Poor at 20, Poor for Life

Jeff Topping / Reuters
by ALANA SEMUELS


That’s the conclusion of a new paper by Michael D. Carr and Emily E. Wiemers, two economists at the University of Massachusetts in Boston. In the paper, Carr and Wiemers used earnings data to measure how fluidly people move up and down the income ladder over the course of their careers. “It is increasingly the case that no matter what your educational background is, where you start has become increasingly important for where you end,” Carr told me. “The general amount of movement around the distribution has decreased by a statistically significant amount.”

Carr and Wiemers used data from the Census Bureau’s Survey of Income and Program Participation, which tracks individual workers’ earnings, to examine how earnings mobility changed between 1981 and 2008. They ranked people into deciles, meaning that one group fell below the 10th percentile of earnings, another between the 10th and 20th, and so on; then they measured someone’s chances of moving from one decile to another. But the researchers wanted to see not just the probability of moving to a different income bracket over the course of a career, but also how that probability has changed over time. So they measured a given worker’s chances of moving between deciles during two periods, one from 1981 to 1996 and another from 1993 to 2008.

They found quite a disparity. “The probability of ending where you start has gone up, and the probability of moving up from where you start has gone down,” Carr said. For instance, the chance that someone starting in the bottom 10 percent would move above the 40th percentile decreased by 16 percent. The chance that someone starting in the middle of the earnings distribution would reach one of the top two earnings deciles decreased by 20 percent. Yet people who started in the seventh decile are 12 percent more likely to end up in the fifth or sixth decile—a drop in earnings—than they used to be.

Overall, the probability of someone starting and ending their career in the same decile has gone up for every income rank. “For whatever reason, there was a path upward in the earnings distribution that has been blocked for some people, or is not as steep as it used to be,” Carr said.

Carr and Wiemers’ findings highlight a defining aspect of being middle class today, says Elisabeth Jacobs, the senior director for policy and academic programs at the Washington Center for Equitable Growth, the left-leaning think tank that published Carr and Wiemers’ paper. “If you’re in the middle, you’re stuck in the middle, which means there’s less space for others to move into the middle,” she said. “That suggests there’s just a whole bunch of insecurity going on in terms of what it means to be a worker. You can’t educate your way up.”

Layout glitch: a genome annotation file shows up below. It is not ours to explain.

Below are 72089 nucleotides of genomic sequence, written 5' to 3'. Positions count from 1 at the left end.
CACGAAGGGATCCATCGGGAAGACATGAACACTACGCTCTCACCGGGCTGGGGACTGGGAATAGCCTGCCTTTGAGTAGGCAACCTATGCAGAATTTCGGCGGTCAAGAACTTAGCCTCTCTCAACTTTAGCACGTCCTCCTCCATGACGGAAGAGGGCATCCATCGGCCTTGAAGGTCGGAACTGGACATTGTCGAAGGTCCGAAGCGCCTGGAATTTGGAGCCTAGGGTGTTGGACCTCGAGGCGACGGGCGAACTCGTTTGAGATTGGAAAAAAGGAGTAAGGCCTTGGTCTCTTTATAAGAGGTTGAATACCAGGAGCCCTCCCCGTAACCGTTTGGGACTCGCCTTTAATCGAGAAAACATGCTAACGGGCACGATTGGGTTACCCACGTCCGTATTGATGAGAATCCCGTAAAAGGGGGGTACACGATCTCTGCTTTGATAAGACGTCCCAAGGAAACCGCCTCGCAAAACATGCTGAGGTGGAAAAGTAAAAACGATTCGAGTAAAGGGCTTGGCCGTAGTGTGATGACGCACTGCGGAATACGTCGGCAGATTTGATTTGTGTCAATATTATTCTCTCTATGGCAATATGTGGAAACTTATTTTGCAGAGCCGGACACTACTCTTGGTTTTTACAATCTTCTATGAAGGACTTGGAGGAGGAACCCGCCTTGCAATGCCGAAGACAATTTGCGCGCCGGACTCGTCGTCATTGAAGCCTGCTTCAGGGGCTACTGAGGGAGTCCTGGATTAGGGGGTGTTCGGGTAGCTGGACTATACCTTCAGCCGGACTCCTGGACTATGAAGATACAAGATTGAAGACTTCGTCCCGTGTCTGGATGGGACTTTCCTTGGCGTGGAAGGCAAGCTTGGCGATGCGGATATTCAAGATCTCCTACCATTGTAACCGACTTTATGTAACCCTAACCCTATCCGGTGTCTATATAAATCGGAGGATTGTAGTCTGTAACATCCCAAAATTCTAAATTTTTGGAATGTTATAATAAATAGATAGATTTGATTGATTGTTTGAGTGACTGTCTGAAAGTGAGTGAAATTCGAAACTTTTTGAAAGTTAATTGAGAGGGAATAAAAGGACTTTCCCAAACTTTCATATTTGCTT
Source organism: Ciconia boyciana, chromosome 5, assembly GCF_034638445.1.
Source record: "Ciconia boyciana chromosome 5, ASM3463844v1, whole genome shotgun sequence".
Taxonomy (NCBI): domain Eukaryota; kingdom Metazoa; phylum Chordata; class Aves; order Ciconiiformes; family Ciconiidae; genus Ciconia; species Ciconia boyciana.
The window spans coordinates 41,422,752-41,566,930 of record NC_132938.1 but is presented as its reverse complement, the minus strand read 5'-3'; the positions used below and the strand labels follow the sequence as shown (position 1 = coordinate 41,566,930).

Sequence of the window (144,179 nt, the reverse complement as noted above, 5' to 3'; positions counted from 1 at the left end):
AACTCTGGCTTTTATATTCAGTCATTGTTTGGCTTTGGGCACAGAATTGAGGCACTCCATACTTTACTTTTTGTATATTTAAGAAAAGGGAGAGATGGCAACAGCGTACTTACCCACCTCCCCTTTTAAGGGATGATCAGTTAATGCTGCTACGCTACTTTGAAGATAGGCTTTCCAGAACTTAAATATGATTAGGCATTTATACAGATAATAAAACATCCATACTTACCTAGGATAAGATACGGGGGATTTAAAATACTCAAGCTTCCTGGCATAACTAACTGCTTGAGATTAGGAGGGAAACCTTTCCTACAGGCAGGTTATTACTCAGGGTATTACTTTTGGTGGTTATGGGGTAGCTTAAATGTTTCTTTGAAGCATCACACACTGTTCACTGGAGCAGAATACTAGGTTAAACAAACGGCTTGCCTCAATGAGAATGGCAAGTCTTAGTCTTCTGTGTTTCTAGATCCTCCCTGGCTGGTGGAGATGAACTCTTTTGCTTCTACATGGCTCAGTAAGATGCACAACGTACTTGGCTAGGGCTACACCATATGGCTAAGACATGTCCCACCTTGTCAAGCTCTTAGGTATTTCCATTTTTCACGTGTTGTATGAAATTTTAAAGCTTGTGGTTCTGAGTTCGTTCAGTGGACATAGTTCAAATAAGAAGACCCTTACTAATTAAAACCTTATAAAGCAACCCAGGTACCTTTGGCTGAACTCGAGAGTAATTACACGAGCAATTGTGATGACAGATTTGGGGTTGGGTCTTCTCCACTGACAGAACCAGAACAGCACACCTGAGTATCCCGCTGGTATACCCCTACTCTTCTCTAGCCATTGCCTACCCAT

This lack of mobility holds even for people with a college degree, the researchers found. Many college-educated workers started their careers at higher earnings deciles than those before them did, but also tended to end their careers in a lower decile than their predecessors. Women with college degrees also started off their careers earning at a higher decile than they used to, and the presence of more college-educated women in the workforce could be making it harder for men to move up the ranks.

Carr and Wiemers aren’t sure exactly why the American economy has become less conducive to economic mobility. The decline in unions may play a role: Organized labor was once better able to negotiate pay raises for their members, whatever their career stage. Carr and Wiemers also cite the work of the economist David Autor, who has found that the number of jobs at the bottom and the top of the pay scale is increasing, while the number of jobs in the middle isn’t. If there were more employment growth in the middle, those who start out at the bottom might have a better shot at moving up.

Increasing income inequality may play a role, too. Carr and Wiemers found that the earnings of the people in the top decile are much higher than they used to be, compared to the overall population. That means it is increasingly harder to reach those top ranks. “In the presence of increasing inequality,” they conclude, “falling mobility implies that as the rungs of the ladder have moved farther apart, moving between them has become more difficult.

ABOUT THE AUTHOR

  • ALANA SEMUELS is a staff writer at The Atlantic. She was previously a national correspondent for the Los Angeles Times.
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